In James we have one mention of hell with reference to what will happen to those whose tongues run unbridled.
And the tongue is a fire, the very world of iniquity; the tongue is set among our members as that which defiles the entire body, and sets on fire the course of our life, and is set on fire by hell (James 3:6).
As with Jesus’ use of the phrase in the gospels, James here uses the word Gehenna. It is not clear what he is envisioning when he says this, but it appears that James is using this term in a manner similar to the way Jesus used it. Namely as a phrase to denote a real punishment that will take place, in this case for those who use their tongues violently.
In 2 Peter 2:4 we have a parallel with the Second Temple story of the fallen angels in Tartarus.
For if God did not spare angels when they sinned, but cast them into hell [Tartarus] and committed them to pits of darkness, reserved for judgment;
As with 1 Enoch and Jubilees, the angels who fell have been thrown into Tartarus to await the judgement. Hell here is not the final place of judgement, but a temporary waiting area where angels will be held until the final judgement.
In Revelation, hell is simply referred to as the lake of fire. In Revelation 19 and 20 we are told that the false prophet, the beast and the devil will be thrown into the lake of fire. We are also told that “they will be tormented day and night forever and ever” (Rev 20:10). This passage is often used to argue for a literal hell where sinners will be tormented for eternity. In Revelation 20, however, both death and hell (Hades) are thrown into the lake of fire. This, we are told, is the second death. This is a peculiar passage, but it seems to me that death and everything that comes with it, including pain and suffering is totally being done away with, and the lake of fire is the end of all disorder in God’s creation. Finally, we are told that all whose names were not in the Lamb’s book of life were thrown into the lake of fire. It is not clear what happens to these folks, however, since the text does not explicitly state that they were tormented forever and ever, as it states with reference to the devil, beast and false prophet. It seems plausible that the aforementioned curse of eternal torment might extend to these others as well, but it also seems possible that something else happens to those who enter the lake of fire, namely, second death.
In conclusion, what appears to be the case here is that hell is a complex, multifaceted reality. Thus, the term hell does not adequately describe the nuances described in scripture and should be replaced where it is used in scripture with the appropriate terms: Sheol, Hades, Gehenna and Tartarus. Sheol, as we have seen was not a fiery place of torment, but was where all the dead rested. This idea was similar to the Greek idea of Hades, which was later adopted by some New Testament writers. The term Gehenna, used by Jesus, is certainly meant to be understood as a place to be feared and avoided. “Hell” for Jesus was the place where those who died in a state of sin would ultimately find themselves, but he is never clear what this really means. It seems that the term Gehenna is the most appropriate word to use for this eternal judgment, rather than hell. Given the variety of options for understanding this judgment, Gehenna should perhaps primarily be understood as the opposite of eternal life. As the opposite of eternal life, Gehenna would logically be the place of eternal death. Is Gehenna then possibly the second death spoken of in Revelation, where those who die in a state of sin go and exist no more? This appears very plausible. If this is indeed the case, Gehenna is still a place of torment, since ceasing to exist entirely would indeed be an eternal punishment.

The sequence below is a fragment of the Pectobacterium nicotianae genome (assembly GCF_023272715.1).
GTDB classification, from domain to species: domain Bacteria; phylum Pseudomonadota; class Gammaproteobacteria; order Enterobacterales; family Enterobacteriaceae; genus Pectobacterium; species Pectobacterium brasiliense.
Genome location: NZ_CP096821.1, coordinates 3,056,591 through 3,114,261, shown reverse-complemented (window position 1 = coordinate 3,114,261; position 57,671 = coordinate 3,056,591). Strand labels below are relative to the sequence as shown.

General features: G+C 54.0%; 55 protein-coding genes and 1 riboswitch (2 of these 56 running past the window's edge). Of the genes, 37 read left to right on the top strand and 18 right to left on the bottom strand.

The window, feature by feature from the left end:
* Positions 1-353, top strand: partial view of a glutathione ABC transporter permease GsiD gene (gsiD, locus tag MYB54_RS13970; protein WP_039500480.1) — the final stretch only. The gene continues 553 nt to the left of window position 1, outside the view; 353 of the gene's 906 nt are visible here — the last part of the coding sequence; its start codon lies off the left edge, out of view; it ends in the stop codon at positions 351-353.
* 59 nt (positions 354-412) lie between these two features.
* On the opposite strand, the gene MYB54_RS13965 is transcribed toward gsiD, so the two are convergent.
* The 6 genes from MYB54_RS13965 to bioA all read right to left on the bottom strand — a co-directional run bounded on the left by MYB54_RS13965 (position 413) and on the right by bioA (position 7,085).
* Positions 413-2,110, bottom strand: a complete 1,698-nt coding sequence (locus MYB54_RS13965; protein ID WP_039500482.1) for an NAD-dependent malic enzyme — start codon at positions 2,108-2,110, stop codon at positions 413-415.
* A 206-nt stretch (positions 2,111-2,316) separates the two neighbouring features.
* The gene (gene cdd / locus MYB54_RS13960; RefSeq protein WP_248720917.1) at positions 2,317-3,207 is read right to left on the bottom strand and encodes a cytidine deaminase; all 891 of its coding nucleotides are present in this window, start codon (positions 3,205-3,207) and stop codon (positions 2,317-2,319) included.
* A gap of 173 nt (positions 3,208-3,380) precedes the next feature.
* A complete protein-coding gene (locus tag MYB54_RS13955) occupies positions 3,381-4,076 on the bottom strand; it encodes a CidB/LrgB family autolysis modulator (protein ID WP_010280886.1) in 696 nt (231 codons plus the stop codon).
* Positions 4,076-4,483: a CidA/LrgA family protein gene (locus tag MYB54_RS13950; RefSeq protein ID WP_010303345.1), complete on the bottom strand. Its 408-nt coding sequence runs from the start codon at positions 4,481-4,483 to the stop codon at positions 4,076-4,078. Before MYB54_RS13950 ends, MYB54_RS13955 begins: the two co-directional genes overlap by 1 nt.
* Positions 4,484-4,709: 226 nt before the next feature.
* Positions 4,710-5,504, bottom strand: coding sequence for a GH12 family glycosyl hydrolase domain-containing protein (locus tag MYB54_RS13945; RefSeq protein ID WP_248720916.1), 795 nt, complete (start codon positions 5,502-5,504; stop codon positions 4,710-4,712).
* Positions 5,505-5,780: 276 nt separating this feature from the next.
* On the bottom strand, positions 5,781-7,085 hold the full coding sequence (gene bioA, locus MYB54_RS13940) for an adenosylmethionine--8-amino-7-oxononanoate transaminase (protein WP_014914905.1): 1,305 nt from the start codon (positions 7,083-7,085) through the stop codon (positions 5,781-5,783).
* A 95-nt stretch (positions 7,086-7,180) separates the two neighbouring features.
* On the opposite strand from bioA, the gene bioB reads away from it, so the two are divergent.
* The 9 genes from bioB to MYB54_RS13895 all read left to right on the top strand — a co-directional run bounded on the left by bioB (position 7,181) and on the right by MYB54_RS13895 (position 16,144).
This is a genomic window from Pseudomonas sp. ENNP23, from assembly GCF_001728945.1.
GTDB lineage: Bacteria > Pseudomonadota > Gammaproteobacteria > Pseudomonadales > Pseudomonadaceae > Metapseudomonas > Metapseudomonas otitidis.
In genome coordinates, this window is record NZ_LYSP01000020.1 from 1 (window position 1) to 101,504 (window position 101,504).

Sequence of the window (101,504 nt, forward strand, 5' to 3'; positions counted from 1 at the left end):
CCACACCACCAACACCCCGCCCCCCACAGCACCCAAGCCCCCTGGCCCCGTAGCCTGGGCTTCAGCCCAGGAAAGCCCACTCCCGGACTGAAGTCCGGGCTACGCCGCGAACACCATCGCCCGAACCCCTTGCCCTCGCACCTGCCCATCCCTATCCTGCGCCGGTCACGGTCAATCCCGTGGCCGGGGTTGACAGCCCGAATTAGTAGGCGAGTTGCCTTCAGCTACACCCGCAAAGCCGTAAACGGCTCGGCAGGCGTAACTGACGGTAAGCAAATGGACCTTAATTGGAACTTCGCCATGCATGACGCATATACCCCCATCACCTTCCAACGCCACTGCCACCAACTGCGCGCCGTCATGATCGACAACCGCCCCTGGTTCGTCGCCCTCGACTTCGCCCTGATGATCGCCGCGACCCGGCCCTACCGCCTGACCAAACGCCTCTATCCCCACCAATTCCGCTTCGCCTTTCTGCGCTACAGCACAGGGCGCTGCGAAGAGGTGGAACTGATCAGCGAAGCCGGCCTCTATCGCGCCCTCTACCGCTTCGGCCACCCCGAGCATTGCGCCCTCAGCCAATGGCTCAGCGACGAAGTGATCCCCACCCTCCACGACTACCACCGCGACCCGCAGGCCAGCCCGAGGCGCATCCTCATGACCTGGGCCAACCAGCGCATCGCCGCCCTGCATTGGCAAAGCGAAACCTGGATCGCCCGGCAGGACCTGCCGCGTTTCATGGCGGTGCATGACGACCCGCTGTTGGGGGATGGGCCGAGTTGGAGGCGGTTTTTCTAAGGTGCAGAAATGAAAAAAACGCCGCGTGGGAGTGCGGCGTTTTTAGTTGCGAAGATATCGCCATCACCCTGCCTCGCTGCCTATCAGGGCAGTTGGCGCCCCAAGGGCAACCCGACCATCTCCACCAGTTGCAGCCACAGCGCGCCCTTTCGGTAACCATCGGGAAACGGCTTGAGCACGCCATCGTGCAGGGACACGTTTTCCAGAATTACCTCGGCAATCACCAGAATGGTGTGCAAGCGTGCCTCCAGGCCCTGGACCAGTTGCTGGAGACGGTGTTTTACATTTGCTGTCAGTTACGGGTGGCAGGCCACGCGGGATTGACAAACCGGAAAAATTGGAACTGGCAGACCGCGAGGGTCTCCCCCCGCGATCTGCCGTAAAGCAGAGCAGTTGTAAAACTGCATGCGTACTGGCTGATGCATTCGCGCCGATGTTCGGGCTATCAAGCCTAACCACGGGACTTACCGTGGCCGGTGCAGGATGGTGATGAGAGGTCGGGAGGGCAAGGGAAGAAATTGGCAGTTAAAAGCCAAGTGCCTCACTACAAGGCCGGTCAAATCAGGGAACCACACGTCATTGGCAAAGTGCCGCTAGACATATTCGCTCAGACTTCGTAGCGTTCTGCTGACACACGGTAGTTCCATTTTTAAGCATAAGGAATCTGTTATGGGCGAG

While the image that Jesus is painting with talk about sinners being cast into the Valley of Hinnom does not demand a literal reading, a literal option remains viable for many reasons. First, it is always risky to attempt to read allegory or metaphor into Jesus’ words, yet it is often necessary. Second, the risk of underestimating hell is great. If hell is “simply” where souls are annihilated, that may not be enough of a deterrent for people to turn to Christ, and yet it seems just as likely if not more likely that this is what the New Testament writers had in mind (to this author at least). Third, going against the literal reading of these passages goes against much of Church tradition. This is a serious issue and one which must not be taken lightly, but it is more important to read scripture rightly and faithfully than it is to maintain the status quo of tradition. That said, I am far from certain about my current understanding of “hell.” I get the sense that this will be the case as long as we are on this side of eternity. Nevertheless, what does seem clear to me is that Jesus warned boldly against dying in an unforgiven state, because the result would be hell. Whatever that actually means…